USC has had to cope with its heart-wrenching 2005 BCS National Championship loss to Texas for over a decade — without any shot at revenge. For nearly 12 years now, the lasting memory of Texas’ history with the Trojans is Vince Young’s jaunt into the endzone in the final minute of Texas’ 41-38 victory.
The burnt orange marched into Pasadena, Calif., with a perfect 12-0 record in January 2006, reserving their spot in the national championship with undefeated No. 1 USC — the defending national champion boasting a 34-game win streak.
But before the two teams arrived at the Rose Bowl, there was the Heisman presentation a month before. Young sat in the front row at the Heisman trophy ceremony in New York City, hoping to be named the most outstanding player in college football and join the ranks of Longhorn greats to win the Heisman — Earl Campbell in 1977 and Ricky Williams in 1998.
Instead, Young watched the man sitting to his left walk up to the stage to accept the award — USC running back Reggie Bush.
“After I lost the Heisman, the first thing I did was call (defensive tackle) Rod Wright,” Young said. “I said, ‘Man, get the guys together and tell them it’s showtime’ … I was pissed about not winning the Heisman and not bringing it back to Texas.”
With a chip on his shoulder, Young led the Longhorns to Southern California. But more bulletin board material was soon to come.
Despite finishing the season with a perfect record, including a win over then-No. 4 Ohio State on the road, Texas received minimal media coverage in the lead up to the Rose Bowl. All eyes were on the Trojans, who were being dubbed as the best team in college football history.
“I just remember we just being pissed off the whole time,” former defensive end Tim Crowder said. “We just felt so disrespected … they just never even mentioned us. I just remember feeling so disrespected, and we just couldn’t wait to get out there and play those guys.”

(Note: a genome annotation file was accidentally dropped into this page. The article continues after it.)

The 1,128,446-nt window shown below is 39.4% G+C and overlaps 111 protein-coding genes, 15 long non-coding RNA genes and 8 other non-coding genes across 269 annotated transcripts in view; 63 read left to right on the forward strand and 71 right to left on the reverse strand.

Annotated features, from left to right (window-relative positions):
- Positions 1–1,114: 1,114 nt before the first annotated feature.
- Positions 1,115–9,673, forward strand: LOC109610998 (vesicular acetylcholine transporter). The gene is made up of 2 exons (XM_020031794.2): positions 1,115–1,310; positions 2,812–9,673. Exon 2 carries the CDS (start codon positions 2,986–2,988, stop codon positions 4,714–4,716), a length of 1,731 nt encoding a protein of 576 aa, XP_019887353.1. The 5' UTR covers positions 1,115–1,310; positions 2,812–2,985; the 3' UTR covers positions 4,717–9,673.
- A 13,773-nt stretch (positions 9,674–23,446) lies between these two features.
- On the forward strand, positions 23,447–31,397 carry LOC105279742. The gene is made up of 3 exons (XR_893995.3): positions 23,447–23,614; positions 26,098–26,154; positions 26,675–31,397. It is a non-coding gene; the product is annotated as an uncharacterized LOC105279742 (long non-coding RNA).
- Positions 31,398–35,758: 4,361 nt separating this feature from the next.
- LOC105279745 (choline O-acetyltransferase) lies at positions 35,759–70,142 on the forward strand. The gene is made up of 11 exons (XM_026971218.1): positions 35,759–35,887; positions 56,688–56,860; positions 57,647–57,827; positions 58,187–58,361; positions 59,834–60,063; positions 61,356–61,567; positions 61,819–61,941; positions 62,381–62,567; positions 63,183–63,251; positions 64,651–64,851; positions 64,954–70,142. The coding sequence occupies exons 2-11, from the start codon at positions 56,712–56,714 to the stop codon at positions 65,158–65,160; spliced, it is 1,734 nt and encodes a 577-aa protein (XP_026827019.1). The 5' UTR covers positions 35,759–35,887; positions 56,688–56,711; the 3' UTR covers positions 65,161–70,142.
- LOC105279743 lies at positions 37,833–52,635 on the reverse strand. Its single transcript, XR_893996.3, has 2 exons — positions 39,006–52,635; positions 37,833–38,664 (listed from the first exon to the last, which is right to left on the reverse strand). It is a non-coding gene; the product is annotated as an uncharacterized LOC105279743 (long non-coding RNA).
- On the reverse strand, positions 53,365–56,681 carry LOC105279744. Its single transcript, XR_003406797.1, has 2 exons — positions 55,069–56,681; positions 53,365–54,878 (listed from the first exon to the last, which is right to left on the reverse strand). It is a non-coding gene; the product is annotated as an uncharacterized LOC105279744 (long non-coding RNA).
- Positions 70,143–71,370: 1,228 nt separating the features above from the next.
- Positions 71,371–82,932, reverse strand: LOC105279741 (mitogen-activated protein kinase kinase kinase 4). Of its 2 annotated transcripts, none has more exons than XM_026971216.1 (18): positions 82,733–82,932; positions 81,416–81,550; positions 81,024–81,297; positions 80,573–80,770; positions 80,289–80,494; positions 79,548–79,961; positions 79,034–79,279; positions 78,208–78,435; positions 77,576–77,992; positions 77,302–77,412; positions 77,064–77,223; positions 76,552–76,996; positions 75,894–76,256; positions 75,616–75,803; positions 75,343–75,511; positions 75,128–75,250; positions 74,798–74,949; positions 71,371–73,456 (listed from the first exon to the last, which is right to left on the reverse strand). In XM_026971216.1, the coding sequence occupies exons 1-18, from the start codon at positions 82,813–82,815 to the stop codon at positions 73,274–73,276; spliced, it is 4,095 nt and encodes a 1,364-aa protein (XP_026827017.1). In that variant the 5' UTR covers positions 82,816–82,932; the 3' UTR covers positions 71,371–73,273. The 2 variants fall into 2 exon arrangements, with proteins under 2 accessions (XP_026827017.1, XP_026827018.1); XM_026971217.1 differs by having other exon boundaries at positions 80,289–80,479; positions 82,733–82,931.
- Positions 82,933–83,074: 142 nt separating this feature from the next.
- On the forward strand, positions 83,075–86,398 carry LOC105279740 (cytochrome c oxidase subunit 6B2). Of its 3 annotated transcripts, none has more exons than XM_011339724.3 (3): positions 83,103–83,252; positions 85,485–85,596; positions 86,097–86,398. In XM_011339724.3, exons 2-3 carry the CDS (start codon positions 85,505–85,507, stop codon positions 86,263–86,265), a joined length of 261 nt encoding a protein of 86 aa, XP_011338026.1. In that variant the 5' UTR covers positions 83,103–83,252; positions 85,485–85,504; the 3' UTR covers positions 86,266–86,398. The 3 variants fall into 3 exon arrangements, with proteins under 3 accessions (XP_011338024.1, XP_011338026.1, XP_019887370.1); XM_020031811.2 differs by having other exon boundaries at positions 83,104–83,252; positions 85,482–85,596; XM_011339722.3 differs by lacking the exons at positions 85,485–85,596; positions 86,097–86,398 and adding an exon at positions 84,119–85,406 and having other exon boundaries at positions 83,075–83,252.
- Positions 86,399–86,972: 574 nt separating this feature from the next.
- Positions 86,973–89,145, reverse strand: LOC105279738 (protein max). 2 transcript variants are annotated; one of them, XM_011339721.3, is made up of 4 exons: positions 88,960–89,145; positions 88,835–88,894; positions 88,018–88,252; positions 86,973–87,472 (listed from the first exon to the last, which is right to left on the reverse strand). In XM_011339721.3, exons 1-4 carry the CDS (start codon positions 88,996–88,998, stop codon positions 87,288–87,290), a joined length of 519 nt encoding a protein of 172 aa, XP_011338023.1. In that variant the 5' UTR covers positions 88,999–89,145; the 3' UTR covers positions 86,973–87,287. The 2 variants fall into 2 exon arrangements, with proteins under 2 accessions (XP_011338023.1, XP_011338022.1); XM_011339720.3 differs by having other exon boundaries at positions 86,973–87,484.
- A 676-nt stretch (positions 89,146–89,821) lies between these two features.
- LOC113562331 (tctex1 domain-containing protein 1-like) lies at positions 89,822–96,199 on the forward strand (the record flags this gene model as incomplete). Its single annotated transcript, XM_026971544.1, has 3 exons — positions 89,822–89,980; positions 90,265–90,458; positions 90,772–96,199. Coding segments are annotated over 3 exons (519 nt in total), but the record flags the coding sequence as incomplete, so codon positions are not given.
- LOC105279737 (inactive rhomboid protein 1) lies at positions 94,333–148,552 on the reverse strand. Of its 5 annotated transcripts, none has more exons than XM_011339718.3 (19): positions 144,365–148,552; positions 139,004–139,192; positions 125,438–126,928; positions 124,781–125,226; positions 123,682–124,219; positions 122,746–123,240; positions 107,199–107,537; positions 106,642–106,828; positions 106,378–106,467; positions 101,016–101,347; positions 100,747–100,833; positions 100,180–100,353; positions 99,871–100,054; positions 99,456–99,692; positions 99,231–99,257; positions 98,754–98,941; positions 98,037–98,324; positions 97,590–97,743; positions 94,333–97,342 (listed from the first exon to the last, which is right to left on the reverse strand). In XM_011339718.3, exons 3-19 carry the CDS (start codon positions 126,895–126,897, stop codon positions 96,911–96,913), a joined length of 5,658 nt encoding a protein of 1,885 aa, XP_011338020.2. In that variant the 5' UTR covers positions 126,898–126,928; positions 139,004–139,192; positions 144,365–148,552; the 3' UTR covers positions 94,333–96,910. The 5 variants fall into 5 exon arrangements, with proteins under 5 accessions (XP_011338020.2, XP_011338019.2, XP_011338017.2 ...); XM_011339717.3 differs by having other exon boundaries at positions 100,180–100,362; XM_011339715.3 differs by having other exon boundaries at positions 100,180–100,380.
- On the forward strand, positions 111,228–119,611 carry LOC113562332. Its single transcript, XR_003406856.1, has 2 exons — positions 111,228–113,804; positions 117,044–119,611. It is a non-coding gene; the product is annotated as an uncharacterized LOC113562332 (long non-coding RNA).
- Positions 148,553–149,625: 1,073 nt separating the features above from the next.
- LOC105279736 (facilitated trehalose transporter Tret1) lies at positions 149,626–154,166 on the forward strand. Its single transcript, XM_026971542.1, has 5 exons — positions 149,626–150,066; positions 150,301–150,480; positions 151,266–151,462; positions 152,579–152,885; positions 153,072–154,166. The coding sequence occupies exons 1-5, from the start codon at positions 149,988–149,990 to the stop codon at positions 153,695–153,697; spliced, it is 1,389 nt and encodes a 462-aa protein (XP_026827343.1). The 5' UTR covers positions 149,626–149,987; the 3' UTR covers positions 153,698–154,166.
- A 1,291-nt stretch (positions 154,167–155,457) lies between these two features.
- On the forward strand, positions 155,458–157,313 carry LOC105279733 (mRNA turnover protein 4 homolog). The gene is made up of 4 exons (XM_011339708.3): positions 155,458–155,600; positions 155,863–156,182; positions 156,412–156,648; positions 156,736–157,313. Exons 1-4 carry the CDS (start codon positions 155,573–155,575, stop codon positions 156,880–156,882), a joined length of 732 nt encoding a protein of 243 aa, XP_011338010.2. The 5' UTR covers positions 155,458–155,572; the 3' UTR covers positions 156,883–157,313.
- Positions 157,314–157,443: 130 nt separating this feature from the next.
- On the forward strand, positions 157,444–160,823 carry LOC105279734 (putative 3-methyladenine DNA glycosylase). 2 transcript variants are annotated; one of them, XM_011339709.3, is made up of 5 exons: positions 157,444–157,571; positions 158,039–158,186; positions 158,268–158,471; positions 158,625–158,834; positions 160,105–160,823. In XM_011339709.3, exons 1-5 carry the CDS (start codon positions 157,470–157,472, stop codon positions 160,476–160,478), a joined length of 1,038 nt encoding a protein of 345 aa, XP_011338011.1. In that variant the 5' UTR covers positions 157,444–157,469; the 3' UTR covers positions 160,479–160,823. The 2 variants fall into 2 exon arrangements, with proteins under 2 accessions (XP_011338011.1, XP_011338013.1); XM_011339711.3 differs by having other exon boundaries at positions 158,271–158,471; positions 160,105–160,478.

It took just one half of football for the Longhorns to gain the respect of not only the 93,987 fans at the Rose Bowl but also the respect of the Trojans themselves.
“Those guys, they had earned the right to be on the pedestal that they were on,” former safety Michael Griffin said. “They won it the year before, but I don’t know that they truly respected us … I don’t know that pregame they expected what was coming, and by halftime they had figured it out.”
The Trojans had come to respect the Longhorns, but they had no answer for Young, who put together back-to-back touchdown drives in the fourth quarter, including the famous scramble into the corner of the endzone to give Texas the lead for good with 19 seconds left. A few moments later, the clock struck zero and the Longhorns claimed their first national championship since 1970.
“Quite frankly, we had the best player on the planet on our team and one of the best defenses in college ball,” Griffin said. “You can’t make up the finish that it was and the story. Not often does it live up to the hype, but on that one, we think it surpassed it.”